- Companion planting helps and inter-spacing your Okra with marigolds, onions and aromatic herbs sometimes can be quite effective. I have basil, marigolds and onions in the bed under the okra.
- Any bed that has had root knot nematode can benefit from laying fallow and being turned over several times over a season to expose the nematodes to sunlight. Solarization also helps control the nematodes by heating the top 5-6 inches of soil and killing them.
- Make conditions as good as you can with good fertile soil, enough water and mulch. This will encourage your plant to grow as best it can and produce a good crop before the bad guys get to it.
Nematocides exist but since I grow a pesticide free garden I have no experience with this.
Okra can be attacked by a few of the usual pests such as Japanese beetles, aphids, corn earworm and stink bugs. I mostly get little snails and the occasional Japanese beetles that I pick off.
The ants seem to like the flowers but they have not caused any trouble. I've read that fire ants can damage the flower so it drops off before setting fruit. I don't have fire ants so I've no experience with them.
Medicinal and Other Uses of Okra
Because of the thick mucilage that is produced when the plant is cooked, Okra has been used for many conditions where a soothing covering is helpful. It often appears in sore throat and stomach remedies. Here is a list of medicinal uses of Okra. This is offered as information and entertainment. I have not researched all the uses.
Okra slime has been tried as a glue and they claimed it worked well. When I tried I had no success. It has also been researched as a safe way of diluting medical drugs for slow release. Many people claim it is useful for the skin too.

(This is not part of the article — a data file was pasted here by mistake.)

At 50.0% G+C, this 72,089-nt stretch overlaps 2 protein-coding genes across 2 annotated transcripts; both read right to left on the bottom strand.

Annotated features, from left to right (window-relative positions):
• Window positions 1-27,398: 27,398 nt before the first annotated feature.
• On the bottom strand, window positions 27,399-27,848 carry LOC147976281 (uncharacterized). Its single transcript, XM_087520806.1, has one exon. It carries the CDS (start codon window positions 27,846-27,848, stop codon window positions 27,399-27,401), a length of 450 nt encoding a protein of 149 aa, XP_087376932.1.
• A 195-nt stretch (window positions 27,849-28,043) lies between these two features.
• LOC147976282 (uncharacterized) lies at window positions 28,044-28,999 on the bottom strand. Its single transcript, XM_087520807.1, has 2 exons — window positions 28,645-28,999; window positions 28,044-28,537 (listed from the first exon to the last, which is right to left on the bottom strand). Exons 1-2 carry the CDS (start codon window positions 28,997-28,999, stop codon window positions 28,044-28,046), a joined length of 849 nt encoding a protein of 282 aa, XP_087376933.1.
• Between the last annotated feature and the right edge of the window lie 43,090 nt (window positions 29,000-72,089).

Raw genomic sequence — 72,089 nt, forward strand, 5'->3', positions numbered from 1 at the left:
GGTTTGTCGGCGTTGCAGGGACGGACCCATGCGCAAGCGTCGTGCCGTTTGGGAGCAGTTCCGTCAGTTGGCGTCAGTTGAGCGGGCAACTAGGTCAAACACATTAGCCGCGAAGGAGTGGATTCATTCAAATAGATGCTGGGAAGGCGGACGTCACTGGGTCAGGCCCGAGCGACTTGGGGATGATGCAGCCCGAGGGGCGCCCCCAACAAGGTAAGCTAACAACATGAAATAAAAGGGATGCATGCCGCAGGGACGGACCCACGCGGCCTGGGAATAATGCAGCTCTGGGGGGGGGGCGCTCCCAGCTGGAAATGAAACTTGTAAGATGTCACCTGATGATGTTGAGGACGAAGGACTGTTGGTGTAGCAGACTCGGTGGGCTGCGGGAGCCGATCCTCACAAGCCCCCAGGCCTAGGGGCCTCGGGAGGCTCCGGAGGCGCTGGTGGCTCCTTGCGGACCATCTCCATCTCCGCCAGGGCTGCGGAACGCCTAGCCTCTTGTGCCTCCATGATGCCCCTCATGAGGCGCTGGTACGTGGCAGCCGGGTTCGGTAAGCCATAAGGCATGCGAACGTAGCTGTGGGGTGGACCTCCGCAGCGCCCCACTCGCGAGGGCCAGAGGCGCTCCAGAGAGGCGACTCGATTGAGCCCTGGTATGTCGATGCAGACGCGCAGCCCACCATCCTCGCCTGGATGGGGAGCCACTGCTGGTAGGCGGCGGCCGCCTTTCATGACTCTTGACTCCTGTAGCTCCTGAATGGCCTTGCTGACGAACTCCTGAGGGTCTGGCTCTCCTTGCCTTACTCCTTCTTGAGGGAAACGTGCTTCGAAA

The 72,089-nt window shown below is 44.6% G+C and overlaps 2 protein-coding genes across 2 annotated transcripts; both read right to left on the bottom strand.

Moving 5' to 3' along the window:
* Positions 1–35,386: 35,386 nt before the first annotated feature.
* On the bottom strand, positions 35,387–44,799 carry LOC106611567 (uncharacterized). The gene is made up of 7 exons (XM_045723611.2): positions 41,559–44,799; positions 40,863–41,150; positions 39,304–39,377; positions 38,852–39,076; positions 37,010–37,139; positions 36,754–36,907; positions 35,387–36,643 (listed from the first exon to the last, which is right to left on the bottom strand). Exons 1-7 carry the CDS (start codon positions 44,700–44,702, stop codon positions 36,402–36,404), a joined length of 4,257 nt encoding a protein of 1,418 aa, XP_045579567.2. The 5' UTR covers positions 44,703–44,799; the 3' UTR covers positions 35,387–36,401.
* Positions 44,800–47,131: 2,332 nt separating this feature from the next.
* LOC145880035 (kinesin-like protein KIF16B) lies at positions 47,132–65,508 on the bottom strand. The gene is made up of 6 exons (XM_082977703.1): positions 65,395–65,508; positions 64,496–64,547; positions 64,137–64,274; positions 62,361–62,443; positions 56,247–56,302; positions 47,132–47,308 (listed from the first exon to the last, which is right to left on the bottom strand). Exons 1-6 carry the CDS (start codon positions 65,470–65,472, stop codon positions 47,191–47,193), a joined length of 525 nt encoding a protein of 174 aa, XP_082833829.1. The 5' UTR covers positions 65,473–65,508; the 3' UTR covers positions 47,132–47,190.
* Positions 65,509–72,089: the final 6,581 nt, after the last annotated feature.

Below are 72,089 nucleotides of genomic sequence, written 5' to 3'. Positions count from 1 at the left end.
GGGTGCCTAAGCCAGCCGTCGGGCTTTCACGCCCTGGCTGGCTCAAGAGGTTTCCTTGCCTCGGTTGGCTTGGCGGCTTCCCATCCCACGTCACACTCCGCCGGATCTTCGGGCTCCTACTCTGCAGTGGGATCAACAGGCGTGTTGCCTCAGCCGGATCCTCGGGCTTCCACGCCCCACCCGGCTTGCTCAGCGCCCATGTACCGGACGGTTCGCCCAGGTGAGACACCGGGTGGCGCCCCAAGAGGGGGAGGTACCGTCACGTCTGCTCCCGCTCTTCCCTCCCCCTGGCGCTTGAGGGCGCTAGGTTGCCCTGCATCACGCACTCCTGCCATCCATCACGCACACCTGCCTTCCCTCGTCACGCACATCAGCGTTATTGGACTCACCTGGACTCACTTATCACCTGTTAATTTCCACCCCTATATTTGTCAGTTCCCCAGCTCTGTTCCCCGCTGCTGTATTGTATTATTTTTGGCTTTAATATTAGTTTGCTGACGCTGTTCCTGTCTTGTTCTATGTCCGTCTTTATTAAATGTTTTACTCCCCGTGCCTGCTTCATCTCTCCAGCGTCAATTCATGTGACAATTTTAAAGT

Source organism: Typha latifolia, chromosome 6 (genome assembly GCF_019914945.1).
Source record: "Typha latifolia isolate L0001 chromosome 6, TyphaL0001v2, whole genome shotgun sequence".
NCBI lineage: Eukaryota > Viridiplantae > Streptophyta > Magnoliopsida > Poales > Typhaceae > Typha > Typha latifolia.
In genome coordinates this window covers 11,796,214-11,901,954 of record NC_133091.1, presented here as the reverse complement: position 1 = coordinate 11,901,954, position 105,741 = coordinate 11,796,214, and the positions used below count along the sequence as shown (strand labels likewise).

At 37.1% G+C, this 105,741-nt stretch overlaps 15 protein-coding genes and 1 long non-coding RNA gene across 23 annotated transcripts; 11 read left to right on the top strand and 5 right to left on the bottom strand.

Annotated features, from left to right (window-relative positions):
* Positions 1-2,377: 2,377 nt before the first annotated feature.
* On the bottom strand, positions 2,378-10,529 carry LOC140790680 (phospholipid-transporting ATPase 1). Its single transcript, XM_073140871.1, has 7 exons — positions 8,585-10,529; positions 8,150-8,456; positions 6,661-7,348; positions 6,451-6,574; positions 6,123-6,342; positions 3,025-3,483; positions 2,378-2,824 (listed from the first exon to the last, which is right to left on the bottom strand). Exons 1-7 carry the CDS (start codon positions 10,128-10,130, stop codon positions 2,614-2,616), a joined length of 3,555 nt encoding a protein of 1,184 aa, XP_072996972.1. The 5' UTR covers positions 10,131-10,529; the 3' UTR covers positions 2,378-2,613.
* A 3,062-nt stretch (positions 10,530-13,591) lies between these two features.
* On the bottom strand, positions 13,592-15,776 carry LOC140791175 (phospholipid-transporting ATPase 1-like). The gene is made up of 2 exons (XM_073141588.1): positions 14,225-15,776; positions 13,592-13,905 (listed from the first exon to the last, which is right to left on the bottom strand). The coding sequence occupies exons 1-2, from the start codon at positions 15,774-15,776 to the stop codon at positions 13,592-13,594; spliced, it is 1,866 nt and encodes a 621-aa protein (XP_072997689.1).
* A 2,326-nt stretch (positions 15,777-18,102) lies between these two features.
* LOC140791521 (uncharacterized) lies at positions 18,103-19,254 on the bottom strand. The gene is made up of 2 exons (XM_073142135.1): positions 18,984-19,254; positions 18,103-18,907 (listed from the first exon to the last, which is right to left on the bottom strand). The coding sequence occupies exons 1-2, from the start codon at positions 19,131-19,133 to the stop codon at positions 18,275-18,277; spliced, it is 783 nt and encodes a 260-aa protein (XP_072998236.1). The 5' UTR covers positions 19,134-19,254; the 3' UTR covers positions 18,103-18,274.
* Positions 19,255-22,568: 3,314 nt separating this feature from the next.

One use that has been researched is okra's high fibre content and ability to bind and eliminate cholesterol. It is not a wonder drug but it works. Here is a link to a youtube video which shows another feature of OKRA, It's ability to bind bile acids and reduce colorectal cancer.
Complex carbohydrate can help stabilize sugar absorption and help regulate diabetes. Okra has been useful in this.
It has also shown some antibacterial activity in vitro
Okra freezes well. Blanch the pods for a few minutes to stop enzyme action, 3-4 minutes. Cool the pods in cold water and either freeze the whole pods or cut to whatever size you want. Put in freezer bags and freeze. If you want individual servings, freeze on parchment paper on a baking sheet so they don't touch and once frozen place in bags.
You can cook and season them first then freeze them.
Dried Okra has many fans. It is one of the ways of avoiding the slime while still enjoying Okra.
After cleaning and drying the okra, either slice them or keep them whole. Cover lightly with vegetable oil and sprinkle with salt and cayenne. You can use any spice you like really. Use a dehydrator or spread on a wire rack in a low oven (150 degrees F) for 12 or so hours, turning occasionally until crunchy. Keep in a closed container.
Like many vegetables, okra pickles well. There are many recipes out there. Here is an HGTV okra pickle recipe but you can adapt your favourite one. As long as the vinegar/water/salt ratio is there your pickle will be safely preserved. If you don't break the okra then slime will be reduced.
This information is for general knowledge and entertainment. I have no direct knowledge of okra being used for medicinal purposes and cannot guarantee that it works. See your doctor if you are sick. Okra is not a magic bullet.